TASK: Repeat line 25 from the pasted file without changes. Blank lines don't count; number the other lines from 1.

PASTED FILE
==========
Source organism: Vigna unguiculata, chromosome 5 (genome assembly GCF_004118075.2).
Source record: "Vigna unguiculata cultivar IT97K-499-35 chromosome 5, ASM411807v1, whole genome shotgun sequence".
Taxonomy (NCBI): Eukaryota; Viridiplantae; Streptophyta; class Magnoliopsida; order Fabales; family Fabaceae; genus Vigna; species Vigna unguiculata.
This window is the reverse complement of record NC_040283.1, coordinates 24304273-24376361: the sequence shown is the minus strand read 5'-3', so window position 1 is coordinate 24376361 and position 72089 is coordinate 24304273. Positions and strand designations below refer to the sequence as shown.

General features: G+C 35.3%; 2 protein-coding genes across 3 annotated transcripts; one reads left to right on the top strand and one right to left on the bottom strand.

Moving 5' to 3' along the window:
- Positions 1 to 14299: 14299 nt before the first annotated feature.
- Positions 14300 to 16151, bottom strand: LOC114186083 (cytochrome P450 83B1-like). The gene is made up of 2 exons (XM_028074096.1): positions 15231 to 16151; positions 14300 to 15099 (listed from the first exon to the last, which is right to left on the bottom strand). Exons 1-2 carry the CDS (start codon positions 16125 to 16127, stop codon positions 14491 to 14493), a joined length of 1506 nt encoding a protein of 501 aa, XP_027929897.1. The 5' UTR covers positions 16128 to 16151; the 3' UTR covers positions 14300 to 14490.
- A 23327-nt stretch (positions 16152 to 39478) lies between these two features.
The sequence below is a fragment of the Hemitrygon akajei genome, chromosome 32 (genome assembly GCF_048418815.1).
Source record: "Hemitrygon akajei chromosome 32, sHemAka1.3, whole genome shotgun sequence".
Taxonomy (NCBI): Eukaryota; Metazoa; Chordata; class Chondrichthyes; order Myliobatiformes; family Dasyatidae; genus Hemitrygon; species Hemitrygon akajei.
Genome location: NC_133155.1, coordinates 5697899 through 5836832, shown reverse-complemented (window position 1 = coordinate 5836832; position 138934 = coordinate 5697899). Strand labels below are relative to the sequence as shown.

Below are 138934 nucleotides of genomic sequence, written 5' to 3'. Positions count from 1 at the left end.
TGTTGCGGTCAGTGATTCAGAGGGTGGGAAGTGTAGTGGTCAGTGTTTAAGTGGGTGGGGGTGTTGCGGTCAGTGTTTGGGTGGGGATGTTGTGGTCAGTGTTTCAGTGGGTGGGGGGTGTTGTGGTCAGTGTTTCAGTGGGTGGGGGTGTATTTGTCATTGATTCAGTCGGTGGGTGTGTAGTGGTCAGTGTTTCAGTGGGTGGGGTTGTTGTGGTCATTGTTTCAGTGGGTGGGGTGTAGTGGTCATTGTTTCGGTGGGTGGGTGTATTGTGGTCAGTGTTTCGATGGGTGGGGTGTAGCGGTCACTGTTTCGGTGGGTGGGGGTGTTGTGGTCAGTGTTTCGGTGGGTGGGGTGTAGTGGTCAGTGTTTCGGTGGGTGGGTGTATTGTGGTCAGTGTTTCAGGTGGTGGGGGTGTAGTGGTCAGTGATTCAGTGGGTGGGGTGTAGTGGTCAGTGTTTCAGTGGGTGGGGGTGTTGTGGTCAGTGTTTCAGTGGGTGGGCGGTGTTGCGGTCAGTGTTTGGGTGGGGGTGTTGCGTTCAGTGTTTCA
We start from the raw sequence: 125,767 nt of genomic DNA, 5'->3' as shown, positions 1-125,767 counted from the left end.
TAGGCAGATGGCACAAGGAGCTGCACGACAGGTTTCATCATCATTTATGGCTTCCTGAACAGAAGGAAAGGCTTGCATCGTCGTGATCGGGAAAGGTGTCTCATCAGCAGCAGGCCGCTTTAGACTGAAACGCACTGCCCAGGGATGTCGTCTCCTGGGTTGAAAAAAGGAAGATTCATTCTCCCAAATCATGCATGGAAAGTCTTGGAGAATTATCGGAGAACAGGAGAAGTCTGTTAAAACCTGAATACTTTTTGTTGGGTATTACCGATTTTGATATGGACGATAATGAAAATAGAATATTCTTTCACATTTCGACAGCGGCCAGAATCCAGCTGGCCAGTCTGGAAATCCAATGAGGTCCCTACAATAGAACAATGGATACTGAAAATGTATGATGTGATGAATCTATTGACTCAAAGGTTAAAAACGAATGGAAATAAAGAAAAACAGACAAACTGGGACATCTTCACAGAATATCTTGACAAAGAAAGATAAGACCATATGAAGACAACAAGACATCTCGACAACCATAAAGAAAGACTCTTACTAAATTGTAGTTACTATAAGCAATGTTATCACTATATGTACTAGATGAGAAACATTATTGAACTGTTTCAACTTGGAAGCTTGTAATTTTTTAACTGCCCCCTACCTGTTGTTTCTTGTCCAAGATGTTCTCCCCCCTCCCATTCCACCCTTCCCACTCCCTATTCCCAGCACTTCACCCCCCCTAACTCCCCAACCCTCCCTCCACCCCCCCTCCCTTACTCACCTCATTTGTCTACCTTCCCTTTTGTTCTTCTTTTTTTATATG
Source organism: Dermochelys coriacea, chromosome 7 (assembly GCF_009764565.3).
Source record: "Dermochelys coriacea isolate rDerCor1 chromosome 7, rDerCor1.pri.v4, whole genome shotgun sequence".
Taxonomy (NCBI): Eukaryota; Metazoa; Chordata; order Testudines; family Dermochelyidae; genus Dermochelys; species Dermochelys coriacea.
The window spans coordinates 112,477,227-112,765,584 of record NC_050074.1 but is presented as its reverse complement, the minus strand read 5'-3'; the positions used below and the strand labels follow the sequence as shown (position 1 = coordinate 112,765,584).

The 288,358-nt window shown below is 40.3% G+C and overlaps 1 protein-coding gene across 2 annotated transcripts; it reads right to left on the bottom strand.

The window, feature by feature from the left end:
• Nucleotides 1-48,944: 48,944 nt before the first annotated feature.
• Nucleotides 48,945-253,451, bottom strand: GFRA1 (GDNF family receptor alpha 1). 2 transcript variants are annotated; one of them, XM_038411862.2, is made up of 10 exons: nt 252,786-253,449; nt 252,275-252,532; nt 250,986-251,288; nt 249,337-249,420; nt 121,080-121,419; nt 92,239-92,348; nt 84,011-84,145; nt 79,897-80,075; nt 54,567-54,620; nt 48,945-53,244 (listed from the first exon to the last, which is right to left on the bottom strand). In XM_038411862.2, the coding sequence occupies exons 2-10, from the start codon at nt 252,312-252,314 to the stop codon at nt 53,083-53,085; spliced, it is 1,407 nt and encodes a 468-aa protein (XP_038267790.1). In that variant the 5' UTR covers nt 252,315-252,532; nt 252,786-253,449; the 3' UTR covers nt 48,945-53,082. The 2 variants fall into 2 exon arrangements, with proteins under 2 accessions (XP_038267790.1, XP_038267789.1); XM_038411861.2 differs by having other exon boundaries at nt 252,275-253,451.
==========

• Nucleotides 48,945-253,451, bottom strand: GFRA1 (GDNF family receptor alpha 1). 2 transcript variants are annotated; one of them, XM_038411862.2, is made up of 10 exons: nt 252,786-253,449; nt 252,275-252,532; nt 250,986-251,288; nt 249,337-249,420; nt 121,080-121,419; nt 92,239-92,348; nt 84,011-84,145; nt 79,897-80,075; nt 54,567-54,620; nt 48,945-53,244 (listed from the first exon to the last, which is right to left on the bottom strand). In XM_038411862.2, the coding sequence occupies exons 2-10, from the start codon at nt 252,312-252,314 to the stop codon at nt 53,083-53,085; spliced, it is 1,407 nt and encodes a 468-aa protein (XP_038267790.1). In that variant the 5' UTR covers nt 252,315-252,532; nt 252,786-253,449; the 3' UTR covers nt 48,945-53,082. The 2 variants fall into 2 exon arrangements, with proteins under 2 accessions (XP_038267790.1, XP_038267789.1); XM_038411861.2 differs by having other exon boundaries at nt 252,275-253,451.